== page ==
August 22, 1891
Deputy Ed Short has learned that the ill man lodging at the Rock Island Railroad hotel in Hennessey, Oklahoma, is none other than “Black-Faced” Charley Bryant, an extremely dangerous member of the Dalton outlaw gang currently terrorizing the territory.
Surprising Bryant in his room, Short clamps cuffs on him. His only problem: the closest secure jail is about 140 miles away in Wichita, Kansas.
The next day, Short, wearing two six-shooters and carrying a Winchester rifle, marches his prisoner to the train depot. Conductor Jim Collins allows Short to ride with his prisoner in the mail and baggage car, away from the other passengers. As they board, Bryant complains that his arms ache (his hands are manacled behind his back). Short relents and uncuffs his prisoner’s hands, recuffing Bryant’s hands in front of him. The train chugs away from the station; a postal agent is their only companion.
As the train slows for its first stop, in Waukomis, Short spots several horsemen approaching at a gallop. Concerned that a rescue attempt is under way, Short hands the postal agent one of his revolvers and tells him to watch Bryant. The deputy steps onto the platform, rifle in hand, to check out the suspicious-looking riders. The agent, busy sorting mail to be dropped at Waukomis, sticks the pistol in one of the letter pigeonholes and concentrates on his job.
Bryant seizes the opportunity. In a flash, he snatches up the six-shooter with his manacled hands. He heads out on the platform to confront Bryant and make his escape.
Short quickly brings up his Winchester and covers Bryant. For a brief second, officer and outlaw glare at each other over leveled weapons. Both open fire at point-blank range; Bryant cocks the hammer and triggers the Colt revolver, and Short levers and fires his Winchester.
Struck in the heart and spinal cord, Bryant falls, gasping his last breath. Although mortally wounded himself, Short drops his rifle and grasps the legs of the outlaw, yelling for help. Conductor Collins rushes to his assistance. Together, they pull Bryant’s body back onto the platform.
As more help arrives, Short collapses. Stretched out on the platform beside Bryant’s body, Short, just before he dies, says, “I got my man, but he got me too. I would like to see my mother.”
As for Bryant, he got his wish.
A Fearless Lawman’s Tragic End
Born and raised in Indiana, Ed Short, 17, headed west to Kansas to become a cowboy. He worked cattle around Hunnewell and Caldwell, and may have worked in law enforcement before moving to Stevens County.
Descriptions of Short vary. Glenn Shirley called him “small of stature, quiet in manner, and dudish in dress … not a man to inspire fear. He was a bad man in the sense that he was fearless. Like the dime-novel hero, he reveled in deeds of blood and valor, but there was little bravado about him.” Sam Riding, an old-timer who claimed to know Short, said he was “of large and robust physique and commanding appearance. He had the appearance of a fearless and effective officer, which he was.” Both writers agreed that Short was blond.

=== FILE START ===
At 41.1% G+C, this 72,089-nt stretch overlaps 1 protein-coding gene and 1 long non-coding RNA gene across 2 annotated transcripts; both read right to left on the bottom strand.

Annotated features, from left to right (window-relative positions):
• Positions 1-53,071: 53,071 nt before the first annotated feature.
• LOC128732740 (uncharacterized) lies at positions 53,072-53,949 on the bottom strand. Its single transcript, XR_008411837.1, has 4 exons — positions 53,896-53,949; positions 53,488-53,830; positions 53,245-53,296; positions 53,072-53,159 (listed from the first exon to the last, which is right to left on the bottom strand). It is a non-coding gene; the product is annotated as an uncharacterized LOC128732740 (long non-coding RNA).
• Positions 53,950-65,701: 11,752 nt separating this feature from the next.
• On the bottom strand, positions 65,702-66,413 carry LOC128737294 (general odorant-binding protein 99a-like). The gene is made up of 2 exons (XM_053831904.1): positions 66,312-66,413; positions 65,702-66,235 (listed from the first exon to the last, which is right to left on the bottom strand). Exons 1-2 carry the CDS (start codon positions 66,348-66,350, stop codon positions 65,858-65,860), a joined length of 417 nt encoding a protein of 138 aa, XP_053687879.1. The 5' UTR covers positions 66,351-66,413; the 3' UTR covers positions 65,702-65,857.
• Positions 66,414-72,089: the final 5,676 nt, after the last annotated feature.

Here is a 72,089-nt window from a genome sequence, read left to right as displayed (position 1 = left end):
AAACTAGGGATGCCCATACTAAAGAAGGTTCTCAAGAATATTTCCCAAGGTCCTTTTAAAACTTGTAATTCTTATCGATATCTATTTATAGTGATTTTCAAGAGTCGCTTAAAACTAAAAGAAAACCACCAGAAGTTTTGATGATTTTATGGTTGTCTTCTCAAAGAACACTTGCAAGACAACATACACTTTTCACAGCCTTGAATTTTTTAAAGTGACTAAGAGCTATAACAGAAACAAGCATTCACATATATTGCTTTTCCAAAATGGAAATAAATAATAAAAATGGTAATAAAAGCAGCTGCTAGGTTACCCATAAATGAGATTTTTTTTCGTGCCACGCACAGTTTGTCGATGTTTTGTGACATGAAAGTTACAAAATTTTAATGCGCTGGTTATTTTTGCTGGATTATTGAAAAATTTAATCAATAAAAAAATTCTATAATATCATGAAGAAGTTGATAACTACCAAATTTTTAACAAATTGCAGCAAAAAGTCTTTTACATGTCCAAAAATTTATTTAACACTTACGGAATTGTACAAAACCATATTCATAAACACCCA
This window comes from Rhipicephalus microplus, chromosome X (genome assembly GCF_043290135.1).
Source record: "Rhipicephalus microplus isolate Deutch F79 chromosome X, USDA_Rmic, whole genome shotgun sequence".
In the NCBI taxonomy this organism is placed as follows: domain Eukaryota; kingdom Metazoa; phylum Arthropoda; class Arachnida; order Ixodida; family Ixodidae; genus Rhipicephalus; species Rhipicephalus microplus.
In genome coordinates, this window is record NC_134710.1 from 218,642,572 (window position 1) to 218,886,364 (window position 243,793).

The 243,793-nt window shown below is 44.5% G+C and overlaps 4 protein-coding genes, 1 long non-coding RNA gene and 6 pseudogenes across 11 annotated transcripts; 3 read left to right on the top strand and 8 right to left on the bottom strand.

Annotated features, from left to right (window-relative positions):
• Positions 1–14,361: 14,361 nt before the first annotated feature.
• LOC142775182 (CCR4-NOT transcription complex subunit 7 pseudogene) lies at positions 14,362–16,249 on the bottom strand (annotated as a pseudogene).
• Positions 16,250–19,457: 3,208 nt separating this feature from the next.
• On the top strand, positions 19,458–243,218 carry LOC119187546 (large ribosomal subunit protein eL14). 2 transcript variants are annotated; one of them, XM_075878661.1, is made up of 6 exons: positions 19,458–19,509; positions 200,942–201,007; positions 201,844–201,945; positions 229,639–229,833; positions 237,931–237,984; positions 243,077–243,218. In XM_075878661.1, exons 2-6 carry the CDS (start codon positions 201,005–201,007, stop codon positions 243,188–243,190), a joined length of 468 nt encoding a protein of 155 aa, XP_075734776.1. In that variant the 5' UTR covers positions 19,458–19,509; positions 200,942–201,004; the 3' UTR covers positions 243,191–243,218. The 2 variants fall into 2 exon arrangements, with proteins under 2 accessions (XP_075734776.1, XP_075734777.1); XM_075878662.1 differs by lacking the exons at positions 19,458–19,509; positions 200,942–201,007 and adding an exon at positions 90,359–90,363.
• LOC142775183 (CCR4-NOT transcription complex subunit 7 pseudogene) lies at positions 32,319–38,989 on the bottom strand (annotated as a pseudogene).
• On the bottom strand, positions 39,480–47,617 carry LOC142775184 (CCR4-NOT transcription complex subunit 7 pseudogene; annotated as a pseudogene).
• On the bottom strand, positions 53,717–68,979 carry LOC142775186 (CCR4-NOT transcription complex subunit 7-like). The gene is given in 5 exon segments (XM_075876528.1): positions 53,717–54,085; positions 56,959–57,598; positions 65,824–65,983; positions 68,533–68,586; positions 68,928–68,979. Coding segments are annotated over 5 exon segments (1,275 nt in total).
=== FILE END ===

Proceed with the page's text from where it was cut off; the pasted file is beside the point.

We know that Short was actively involved in Kansas’ county seat wars. He served as a lawman in Woodsdale; the citizens appreciated his work so much that they presented him with a specially engraved Colt—which he later lost in a fight with representatives of a rival town. He married in 1887, but his wife committed suicide after just five months into wedlock.
Short joined the land rush in 1889 and settled in Hennessey in the Indian Territory, where he was elected city marshal in that town’s first municipal election. When Oklahoma Territory was established in 1890, U.S. Marshal William Grimes appointed him one of his first deputies.
The next year, Charley Bryant got his wish to die in “one hell-firin’ minute of smokin’ action.” Short (below, at top) was laid out next to the dead outlaw, where he too expired. It’s a sad note that Short lost his life for being compassionate. Had Bryant’s hands been kept manacled behind him, he likely could not have orchestrated the bloody finale.
Aftermath: Odds & Ends
The mother Ed Short never got to see again, Mrs. L.M. Short of Osgood, Indiana, was presented with a check for $500, donated by the Santa Fe Railroad. The reward had been offered by the railway line for the arrest and conviction of any member of the Dalton gang that had held up a Santa Fe train in Wharton, Indian Territory, on May 9, 1891.
It’s unclear what illness “Black-Faced” Charley Bryant suffered from in Hennessey. Some accounts state it was malaria. Others posit that he was being treated for a venereal disease. It’s also not clear how old the Texas native was when he died.
Short was buried in Osgood. Bryant’s body was claimed by relatives and transported to Decatur, Texas. His body is probably buried in the cemetery there, along with several of his kin, but no tombstone marks his grave.
Recommended: Ballots and Bullets: The Bloody County Seat Wars of Kansas by Robert DeArment, published by University of Oklahoma Press; and Deadly Affrays by Robert Ernst, published by ScarletMask.